As mentioned in my previous post, Getting to the Start of the Reconnaissance Ride, I did a solo, self-contained "reconnaissance ride" around the Tetons-Yellowstone loop. Immediately following my Reconnaissance Ride, I co-lead two separate week-long tours around the same route for Adventure Cycling. All in all, the trip included about 800 miles of pedaling. This is a photo journal of my trips.
|I picked up Adventure Cycling's Tetons-Yellowstone loop in the town of West Yellowstone, at the far north end of the route. A few miles outside of West Yellowstone, I crossed the Continental Divide and entered Idaho.
|In the back right corner of the Man Cave was a cozy living room. This is where I slept.
|In the back left corner was a kitchen, stocked surprisingly well. Obviously, the owner of the Man Cave knew his way around a kitchen.
|The Man Cave included a washing machine, which I did not use. But I couldn't resist drying my towel with this ingenious dryer -- a fan mounted atop a hole-ridden structure of PVC pipes.
|The next day, the route turned onto Mesa Falls Scenic Byway, a gorgeous, nearly traffic-free side road. Along the byway, I stopped at the Upper Mesa Falls. Located on Henry's Fork, the waterfall is a massive 114 feet tall and 200 feet wide.
|I stopped for awhile to watch the birds along the Warm River...
|...and to watch the fly-fishing people, too. The rivers along the route offer some of the best fly-fishing in the country.
|Shortly before reaching Ashton, the forested byway gave way to endless fields of treeless green.
|I met "Fatbike Rider Josh" in Ashton. Josh was riding his Fat Bike south along The Great Divide. We laughed about how our bicycles were the yin and the yang -- my dainty folding bike and his beefy fat bike. We took a photo for prosperity's sake.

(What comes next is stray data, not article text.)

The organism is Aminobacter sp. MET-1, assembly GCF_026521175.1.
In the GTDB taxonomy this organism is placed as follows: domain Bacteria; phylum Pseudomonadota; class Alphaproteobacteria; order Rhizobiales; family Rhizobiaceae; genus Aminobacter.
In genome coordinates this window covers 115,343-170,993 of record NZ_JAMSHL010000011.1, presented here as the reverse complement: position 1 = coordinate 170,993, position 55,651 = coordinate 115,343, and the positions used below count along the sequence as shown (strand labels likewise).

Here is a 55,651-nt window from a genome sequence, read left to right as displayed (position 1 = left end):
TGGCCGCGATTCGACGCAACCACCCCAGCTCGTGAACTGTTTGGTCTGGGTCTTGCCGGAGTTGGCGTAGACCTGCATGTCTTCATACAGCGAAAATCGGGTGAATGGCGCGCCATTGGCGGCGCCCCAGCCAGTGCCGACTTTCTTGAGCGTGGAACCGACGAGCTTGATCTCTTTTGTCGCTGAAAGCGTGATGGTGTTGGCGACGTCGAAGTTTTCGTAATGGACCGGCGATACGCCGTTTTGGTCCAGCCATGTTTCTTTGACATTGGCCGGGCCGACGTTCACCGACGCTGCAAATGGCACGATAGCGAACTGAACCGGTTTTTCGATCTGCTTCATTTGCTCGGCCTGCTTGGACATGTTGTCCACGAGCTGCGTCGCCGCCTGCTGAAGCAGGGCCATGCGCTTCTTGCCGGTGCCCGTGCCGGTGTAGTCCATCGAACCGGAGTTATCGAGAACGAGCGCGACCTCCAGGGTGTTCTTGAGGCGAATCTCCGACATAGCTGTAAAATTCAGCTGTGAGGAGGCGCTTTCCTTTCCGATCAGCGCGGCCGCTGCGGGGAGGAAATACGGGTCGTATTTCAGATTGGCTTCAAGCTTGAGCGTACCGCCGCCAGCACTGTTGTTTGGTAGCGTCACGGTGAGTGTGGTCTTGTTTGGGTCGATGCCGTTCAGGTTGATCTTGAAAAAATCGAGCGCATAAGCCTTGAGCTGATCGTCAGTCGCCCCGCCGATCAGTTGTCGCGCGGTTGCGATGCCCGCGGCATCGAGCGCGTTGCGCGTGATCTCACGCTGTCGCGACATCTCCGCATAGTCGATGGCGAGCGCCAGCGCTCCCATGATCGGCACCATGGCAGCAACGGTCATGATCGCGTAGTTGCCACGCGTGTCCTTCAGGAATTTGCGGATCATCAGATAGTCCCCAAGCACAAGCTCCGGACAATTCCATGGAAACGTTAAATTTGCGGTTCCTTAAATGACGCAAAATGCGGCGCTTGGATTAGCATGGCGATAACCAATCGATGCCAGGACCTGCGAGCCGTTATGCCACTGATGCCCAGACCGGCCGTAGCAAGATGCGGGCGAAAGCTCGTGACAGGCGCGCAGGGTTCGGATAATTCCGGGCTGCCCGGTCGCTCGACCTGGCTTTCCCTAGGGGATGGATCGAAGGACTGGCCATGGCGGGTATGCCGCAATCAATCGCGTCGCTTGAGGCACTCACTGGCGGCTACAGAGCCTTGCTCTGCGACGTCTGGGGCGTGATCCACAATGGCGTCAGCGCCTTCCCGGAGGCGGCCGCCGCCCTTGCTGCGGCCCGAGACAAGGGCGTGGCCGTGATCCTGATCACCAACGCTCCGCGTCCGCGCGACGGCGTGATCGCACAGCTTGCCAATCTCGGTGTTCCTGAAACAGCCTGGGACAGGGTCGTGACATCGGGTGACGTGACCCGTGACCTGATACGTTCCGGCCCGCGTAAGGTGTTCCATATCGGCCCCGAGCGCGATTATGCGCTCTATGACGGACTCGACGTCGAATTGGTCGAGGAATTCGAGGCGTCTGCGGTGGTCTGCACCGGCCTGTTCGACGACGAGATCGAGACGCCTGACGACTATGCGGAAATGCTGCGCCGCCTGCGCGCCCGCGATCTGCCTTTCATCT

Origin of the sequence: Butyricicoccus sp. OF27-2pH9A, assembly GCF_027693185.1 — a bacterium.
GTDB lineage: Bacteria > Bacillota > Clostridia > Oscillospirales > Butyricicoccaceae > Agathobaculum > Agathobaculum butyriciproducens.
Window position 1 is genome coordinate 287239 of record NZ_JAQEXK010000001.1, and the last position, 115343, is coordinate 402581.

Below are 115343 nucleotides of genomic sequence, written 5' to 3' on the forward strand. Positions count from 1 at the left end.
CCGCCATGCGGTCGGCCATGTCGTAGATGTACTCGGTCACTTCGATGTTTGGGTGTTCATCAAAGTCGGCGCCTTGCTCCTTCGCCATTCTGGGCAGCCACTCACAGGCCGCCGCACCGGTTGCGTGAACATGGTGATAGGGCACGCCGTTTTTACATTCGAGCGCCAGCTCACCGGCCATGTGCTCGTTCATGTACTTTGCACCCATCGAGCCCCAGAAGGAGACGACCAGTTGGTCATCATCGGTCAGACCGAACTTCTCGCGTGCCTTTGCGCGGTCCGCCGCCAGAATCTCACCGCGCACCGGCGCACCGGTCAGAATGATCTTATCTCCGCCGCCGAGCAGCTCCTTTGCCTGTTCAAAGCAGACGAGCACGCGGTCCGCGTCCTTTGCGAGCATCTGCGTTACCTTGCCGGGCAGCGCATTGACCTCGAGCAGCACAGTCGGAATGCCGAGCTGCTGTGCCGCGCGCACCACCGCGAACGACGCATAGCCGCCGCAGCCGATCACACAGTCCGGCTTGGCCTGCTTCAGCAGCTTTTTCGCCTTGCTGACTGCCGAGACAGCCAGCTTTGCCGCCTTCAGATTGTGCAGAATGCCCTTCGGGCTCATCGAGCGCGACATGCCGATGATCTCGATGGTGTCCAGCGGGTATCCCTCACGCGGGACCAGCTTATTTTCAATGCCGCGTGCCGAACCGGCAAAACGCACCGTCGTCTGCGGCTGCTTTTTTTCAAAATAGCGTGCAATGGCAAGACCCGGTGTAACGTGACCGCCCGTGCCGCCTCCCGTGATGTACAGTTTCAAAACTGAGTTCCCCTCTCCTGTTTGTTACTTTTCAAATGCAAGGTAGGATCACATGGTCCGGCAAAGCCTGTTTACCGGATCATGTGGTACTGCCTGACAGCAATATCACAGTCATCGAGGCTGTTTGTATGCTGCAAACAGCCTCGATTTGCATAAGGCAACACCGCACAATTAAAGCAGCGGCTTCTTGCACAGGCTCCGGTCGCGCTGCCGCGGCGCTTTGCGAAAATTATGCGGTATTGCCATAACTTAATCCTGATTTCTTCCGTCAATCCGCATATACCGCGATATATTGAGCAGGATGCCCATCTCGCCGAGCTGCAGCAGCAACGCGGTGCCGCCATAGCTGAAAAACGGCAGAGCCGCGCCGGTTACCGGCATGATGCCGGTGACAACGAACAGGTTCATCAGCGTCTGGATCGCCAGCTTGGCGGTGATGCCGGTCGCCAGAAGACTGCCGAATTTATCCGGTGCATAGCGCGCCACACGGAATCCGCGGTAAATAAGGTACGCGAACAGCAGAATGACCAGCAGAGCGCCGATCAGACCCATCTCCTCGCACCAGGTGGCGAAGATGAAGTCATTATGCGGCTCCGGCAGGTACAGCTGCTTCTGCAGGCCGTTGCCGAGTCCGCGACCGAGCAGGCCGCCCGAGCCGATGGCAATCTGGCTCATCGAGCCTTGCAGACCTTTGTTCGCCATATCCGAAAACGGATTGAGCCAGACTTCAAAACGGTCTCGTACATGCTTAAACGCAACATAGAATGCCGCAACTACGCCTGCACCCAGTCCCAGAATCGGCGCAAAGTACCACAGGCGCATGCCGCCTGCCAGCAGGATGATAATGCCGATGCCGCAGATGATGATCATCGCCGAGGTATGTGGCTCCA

|This old Pillsbury Mill stands proudly along a road passing through the Potato Seed Capitol of the World.
|What's that? Say it ain't so! On the road between Driggs and Victor is a good ole' drive-in movie theatre. Seeing this brought back fond memories of watching "E.T" and "Back to the Future" at a drive-in theatre when I was a kid.
|The next morning I crossed into Wyoming. You may recognize my friend, Flat Stanley. He's the star of a children's book series. Flat is traveling with me this summer on behalf of my six year-old nephew, Jackson, who lives in Virginia.
|Here's Flat Stanley, once again, standing in front of the famous anteler arch in Jackson's Town Square.
|Posted on a trail sign in Jackson was this ad for Pet Sitting. I'll have to keep this competition in mind when I housesit, as these are competitive rates!
|Flat Stanley poses in front of his namesake creek. (Have you had enough of Flat Stanley yet? This is the final photo -- I promise.)
|Leading from Jackson to Grand Teton National Park is a 20-mile long paved pedestrian path. Riding along the path was pure heaven.
|As I passed by the Grand Tetons in the early hours of the morning, I was fortunate to see colorful hot air balloons hovering above the peaks.
|Though Jenny Lake attracts all the attention at the Grand Teton National Park, I believe that String Lake, just to the north, is even more magnificent. I spent quite a while enjoying the quiet serenity of String Lake.
|Just a few more miles of pedaling found me at the entrance to Yellowstone National Park...
|...where I crossed the Continental Divide once again. The Adventure Cycling tour shuttles participants along this 20-mile stretch of shoulder-less road. I rode the stretch early enough in the morning that traffic wasn't a concern.
|I saw my first geysers at West Thumb Basin. Seeing the contrast of the geysers in the foreground and Yellowstone Lake in the background was beautiful.
|Here's another gorgeous view of Yellowstone Lake, looking off in one direction...
|...as a storm approaches in another direction.
|Silly me -- I thought Yellowstone was full of just geysers and bison. I had no idea there was a Natural Bridge at Yellowstone!
|And I had no idea that Yellowstone had it's own Grand Canyon!
|Viewing the canyon from Artist's Point was simply grand. Here is the view of the canyon in the opposite direction of the waterfall. My, oh my -- this place is BEAUTIFUL!
|The crispness of the morning air added to the mystique of the geysers and fumaroles at Norris Basin.
|The smoke rising from the geysers looked as though there were a ton of tiny fires that were burning amongst the trees.
|Here's my shadow, captured in a patch of grass that was unusually tucked in-between two geysers.
|Here's me at another impressive waterfall along the route.
|As I pedaled further along the route, I was un-climactically welcomed back into Montana.
|Back in Bozeman, I had a chance to explore the Bozeman Public Library. Call me a "Library Snob," but I judge the quality of towns by their libraries. The town of Bozeman is top-rate...
|...as is the town of Jackson, based on its awesome library.